Conventional Spray Guns vs Airless Paint Sprayers

If you are a professional painter, you may have noticed that there are several types of paint sprayers. This may be confusing for some beginners to start with. So, in this article we are going to explain the difference between conventional spray guns and airless paint sprayers. Hopefully, through this article, you can decide which kind or paint sprayers will be suitable for you.

The Difference
In terms of transfer efficiency, conventional and airless are pretty equal. Now, you may wonder, why we should bother to know the difference when it is just the same. The difference depends on what is most important for you, production or control and finish quality.

Conventional Air Spray
This is because in conventional air spray, you are still able to control painting process. On the other hand, it will be more difficult to control it in the airless spray. However, you can control over both your fluid pressure and atomization pressure with conventional spray gun, particularly using a pressure pot. By this, you can determine the amount of paint you want to supply and the degree of breakup or atomization you want to achieve. With conventional sprayer you will not be able to achieve the volume of paint being sprayed. But, this can be done with an airless sprayer. For example an airless sprayer ranges from 0.3 gallons a minute up to 2 gallons a minute. Fluid tip is a tool that controls the rate and leaves little room for adjustment of the amount of fluid supplied. On the other hand, a conventional gun usually has a side output of about 0.35 gallons a minute. Moreover, you can also control your fluid output by changing tip sizes and adjusting fluid pressure on your pressure pot.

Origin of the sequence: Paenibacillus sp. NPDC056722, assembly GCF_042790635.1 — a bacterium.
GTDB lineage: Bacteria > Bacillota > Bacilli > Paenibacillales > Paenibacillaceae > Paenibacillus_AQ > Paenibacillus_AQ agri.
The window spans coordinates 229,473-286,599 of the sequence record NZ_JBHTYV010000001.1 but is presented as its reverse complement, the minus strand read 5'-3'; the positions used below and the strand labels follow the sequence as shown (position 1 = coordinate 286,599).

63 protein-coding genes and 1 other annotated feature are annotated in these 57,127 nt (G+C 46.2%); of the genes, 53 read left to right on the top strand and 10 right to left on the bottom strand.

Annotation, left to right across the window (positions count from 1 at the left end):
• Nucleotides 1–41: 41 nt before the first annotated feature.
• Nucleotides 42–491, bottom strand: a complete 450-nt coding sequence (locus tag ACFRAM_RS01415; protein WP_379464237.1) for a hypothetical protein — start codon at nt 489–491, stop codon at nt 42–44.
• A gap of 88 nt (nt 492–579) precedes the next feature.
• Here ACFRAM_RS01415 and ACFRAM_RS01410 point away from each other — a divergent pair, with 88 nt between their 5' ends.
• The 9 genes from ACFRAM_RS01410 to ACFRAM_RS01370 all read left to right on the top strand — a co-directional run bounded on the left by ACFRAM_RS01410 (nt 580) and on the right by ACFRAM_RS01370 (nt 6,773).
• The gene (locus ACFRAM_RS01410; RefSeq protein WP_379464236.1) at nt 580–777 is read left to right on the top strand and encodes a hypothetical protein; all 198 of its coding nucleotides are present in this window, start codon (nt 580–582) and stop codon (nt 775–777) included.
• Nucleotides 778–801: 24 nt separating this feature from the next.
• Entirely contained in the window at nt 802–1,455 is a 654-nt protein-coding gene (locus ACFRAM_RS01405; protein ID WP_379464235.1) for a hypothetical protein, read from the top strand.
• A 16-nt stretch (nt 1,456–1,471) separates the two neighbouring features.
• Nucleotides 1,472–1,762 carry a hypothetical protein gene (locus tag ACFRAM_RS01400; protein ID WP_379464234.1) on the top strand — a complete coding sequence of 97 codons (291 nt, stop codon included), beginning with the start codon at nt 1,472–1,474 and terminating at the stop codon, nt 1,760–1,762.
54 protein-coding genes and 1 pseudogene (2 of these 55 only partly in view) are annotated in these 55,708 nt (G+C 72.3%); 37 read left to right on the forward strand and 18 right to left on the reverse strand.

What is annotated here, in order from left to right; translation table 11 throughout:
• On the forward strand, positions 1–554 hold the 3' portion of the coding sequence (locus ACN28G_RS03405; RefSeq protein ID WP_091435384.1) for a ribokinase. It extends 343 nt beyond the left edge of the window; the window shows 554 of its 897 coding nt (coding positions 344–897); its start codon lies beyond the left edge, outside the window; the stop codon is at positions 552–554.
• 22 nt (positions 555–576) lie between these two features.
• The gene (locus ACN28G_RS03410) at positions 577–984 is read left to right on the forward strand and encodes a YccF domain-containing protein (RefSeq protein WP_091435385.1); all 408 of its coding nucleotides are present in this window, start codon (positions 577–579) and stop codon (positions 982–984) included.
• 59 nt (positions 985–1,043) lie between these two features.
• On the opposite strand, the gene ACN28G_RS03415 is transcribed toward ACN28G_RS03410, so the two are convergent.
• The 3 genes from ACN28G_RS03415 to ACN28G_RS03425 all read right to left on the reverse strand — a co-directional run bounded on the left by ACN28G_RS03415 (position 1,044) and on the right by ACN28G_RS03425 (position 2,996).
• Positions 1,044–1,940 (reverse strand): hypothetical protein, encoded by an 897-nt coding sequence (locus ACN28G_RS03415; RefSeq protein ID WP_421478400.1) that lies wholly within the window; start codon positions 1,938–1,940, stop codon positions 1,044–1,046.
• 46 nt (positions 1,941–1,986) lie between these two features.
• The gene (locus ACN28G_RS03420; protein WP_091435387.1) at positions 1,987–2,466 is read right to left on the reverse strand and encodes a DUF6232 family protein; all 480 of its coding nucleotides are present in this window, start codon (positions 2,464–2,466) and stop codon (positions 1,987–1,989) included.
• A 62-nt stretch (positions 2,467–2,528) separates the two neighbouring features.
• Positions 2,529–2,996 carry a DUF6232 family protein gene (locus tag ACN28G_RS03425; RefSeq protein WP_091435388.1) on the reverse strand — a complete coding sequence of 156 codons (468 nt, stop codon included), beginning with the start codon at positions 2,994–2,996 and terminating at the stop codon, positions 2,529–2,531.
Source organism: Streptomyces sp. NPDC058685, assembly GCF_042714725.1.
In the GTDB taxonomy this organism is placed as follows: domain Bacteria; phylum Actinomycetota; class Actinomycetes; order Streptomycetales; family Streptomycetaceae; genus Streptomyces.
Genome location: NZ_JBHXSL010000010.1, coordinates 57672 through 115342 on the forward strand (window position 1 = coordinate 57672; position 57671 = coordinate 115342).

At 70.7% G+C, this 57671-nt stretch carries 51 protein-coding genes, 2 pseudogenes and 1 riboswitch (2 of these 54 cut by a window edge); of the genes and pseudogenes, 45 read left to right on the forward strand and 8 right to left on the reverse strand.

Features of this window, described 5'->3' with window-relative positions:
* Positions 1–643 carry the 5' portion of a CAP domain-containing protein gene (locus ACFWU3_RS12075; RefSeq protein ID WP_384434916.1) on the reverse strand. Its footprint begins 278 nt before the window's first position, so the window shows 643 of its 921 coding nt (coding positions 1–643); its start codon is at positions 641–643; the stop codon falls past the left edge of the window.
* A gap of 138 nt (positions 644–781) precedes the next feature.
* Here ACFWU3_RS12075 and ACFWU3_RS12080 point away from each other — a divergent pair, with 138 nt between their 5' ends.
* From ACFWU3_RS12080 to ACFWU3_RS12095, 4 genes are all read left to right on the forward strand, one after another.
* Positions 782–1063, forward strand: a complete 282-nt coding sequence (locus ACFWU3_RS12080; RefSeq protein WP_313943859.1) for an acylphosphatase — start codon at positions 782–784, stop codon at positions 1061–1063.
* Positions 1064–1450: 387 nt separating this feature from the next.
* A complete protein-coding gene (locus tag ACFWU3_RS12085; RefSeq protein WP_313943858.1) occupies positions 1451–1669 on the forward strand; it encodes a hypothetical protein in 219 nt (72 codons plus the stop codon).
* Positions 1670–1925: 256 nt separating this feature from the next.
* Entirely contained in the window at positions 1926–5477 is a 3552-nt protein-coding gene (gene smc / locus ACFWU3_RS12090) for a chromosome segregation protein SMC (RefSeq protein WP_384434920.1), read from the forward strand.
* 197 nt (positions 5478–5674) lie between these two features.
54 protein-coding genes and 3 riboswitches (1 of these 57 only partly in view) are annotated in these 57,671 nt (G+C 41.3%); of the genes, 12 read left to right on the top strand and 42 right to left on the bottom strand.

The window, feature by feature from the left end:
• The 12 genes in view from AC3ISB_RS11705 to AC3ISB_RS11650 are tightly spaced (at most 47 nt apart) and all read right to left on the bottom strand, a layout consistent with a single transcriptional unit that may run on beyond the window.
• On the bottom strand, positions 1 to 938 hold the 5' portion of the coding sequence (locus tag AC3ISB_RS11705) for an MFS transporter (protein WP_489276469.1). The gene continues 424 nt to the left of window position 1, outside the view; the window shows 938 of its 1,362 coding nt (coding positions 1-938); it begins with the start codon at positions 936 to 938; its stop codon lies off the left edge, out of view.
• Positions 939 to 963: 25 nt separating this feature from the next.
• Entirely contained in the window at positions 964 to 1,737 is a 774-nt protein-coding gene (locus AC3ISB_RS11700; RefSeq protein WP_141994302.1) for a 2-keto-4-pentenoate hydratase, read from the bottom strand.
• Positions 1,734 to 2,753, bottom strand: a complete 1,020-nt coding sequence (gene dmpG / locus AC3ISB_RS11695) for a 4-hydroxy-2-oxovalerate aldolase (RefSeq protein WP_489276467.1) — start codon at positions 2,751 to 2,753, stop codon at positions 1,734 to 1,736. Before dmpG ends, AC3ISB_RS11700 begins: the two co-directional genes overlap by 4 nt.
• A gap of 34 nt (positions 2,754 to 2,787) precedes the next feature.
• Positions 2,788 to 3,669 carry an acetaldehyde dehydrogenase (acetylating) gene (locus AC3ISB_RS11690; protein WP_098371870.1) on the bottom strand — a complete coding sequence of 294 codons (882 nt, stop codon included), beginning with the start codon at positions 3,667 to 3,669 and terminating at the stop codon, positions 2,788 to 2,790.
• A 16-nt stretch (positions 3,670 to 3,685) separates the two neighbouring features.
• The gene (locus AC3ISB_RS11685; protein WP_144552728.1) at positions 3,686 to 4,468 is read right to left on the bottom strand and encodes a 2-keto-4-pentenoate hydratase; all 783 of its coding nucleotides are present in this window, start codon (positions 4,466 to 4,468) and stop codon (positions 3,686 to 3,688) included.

Airless Paint Sprayer
On the other side, to control application speed in the airless spray, all you need are fluid tips and operator technique. In fact, controlling fluid and air atomization is the key to achieve finer finishes and better control of the paint. Furthermore, you will have greater production but you will find it a bit difficult to control, especially if you are an inexperienced painters.

Interior House Painting Tips (How to Paint Doors, Windows & Trim)